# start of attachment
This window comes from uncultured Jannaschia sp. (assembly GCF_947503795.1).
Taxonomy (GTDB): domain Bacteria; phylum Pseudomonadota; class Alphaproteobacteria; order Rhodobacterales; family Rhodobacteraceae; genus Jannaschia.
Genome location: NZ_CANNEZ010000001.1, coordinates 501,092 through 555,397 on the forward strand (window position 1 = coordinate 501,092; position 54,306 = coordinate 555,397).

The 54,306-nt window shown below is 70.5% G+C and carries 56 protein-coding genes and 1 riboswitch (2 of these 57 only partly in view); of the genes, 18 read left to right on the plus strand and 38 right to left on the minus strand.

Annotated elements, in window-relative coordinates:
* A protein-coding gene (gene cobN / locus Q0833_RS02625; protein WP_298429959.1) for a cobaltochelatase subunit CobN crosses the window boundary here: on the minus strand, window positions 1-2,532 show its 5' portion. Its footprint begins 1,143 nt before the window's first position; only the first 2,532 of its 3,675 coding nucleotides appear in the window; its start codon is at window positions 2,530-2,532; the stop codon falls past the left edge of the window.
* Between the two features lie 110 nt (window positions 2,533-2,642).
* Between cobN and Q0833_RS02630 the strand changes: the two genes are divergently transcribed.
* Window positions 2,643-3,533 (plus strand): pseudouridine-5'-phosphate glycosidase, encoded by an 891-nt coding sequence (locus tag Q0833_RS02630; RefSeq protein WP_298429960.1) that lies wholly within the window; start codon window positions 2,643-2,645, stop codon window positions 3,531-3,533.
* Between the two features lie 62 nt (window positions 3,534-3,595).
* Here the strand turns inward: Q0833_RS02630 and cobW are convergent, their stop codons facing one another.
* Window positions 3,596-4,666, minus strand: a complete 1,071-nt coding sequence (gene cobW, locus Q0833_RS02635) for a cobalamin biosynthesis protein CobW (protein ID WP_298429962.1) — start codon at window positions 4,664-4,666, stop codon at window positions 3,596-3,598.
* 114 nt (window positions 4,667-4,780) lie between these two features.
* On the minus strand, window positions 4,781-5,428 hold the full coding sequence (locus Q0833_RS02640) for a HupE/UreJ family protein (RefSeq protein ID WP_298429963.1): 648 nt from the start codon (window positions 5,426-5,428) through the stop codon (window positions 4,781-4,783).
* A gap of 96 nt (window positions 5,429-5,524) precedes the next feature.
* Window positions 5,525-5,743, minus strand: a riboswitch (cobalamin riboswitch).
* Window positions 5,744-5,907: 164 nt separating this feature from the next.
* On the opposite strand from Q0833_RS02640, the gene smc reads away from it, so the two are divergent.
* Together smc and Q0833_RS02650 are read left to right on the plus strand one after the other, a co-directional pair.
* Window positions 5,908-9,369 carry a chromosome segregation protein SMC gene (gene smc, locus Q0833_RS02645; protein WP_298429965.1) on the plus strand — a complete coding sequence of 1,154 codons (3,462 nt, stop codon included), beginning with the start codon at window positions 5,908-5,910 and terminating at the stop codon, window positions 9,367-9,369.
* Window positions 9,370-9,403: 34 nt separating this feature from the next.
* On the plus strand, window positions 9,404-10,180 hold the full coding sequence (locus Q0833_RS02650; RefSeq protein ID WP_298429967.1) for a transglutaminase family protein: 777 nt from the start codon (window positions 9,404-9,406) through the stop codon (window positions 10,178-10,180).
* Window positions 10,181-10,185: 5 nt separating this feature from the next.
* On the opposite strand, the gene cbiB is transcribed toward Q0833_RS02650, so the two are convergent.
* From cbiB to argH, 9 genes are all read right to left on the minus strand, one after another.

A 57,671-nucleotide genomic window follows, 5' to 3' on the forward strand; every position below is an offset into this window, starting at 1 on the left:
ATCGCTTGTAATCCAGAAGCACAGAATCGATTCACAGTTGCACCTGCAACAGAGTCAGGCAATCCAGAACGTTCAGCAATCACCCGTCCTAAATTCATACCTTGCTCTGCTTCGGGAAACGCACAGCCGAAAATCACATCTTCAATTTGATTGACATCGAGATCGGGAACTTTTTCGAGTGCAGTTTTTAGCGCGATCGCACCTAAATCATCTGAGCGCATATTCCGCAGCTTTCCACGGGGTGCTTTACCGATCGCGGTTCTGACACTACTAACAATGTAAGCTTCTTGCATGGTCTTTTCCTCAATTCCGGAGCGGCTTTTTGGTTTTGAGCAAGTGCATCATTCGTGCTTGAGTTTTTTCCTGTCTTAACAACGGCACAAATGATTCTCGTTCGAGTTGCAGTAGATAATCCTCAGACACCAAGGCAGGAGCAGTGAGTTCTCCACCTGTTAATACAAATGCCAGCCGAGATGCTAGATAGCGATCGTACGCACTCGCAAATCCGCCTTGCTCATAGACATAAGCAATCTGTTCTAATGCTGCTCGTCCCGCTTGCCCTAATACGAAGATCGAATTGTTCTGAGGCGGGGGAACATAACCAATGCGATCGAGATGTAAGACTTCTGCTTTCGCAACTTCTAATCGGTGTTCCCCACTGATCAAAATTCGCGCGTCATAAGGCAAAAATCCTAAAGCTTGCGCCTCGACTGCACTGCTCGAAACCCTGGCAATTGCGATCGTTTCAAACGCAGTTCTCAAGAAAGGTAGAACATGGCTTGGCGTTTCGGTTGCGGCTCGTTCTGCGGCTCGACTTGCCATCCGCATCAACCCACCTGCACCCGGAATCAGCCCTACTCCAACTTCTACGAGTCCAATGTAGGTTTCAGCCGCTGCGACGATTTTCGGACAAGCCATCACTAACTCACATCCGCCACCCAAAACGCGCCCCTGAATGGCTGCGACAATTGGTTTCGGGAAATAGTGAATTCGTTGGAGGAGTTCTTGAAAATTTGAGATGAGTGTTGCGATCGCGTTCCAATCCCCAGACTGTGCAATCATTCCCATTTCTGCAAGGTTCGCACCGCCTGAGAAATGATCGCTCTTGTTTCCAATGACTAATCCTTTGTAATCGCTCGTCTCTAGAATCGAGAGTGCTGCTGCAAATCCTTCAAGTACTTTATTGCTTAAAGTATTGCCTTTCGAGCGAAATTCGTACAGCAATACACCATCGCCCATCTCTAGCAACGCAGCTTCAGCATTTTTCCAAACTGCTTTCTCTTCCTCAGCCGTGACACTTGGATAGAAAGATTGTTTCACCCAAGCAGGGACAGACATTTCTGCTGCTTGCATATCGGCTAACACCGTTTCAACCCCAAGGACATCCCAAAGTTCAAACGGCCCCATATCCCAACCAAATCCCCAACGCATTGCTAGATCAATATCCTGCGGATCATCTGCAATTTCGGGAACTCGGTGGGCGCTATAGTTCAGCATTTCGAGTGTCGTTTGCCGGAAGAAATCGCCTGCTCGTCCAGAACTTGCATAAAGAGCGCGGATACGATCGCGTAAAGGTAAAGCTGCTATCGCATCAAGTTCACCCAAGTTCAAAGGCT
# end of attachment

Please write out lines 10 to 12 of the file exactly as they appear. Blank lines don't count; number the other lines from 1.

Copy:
* Between the two features lie 62 nt (window positions 3,534-3,595).
* Here the strand turns inward: Q0833_RS02630 and cobW are convergent, their stop codons facing one another.
* Window positions 3,596-4,666, minus strand: a complete 1,071-nt coding sequence (gene cobW, locus Q0833_RS02635) for a cobalamin biosynthesis protein CobW (protein ID WP_298429962.1) — start codon at window positions 4,664-4,666, stop codon at window positions 3,596-3,598.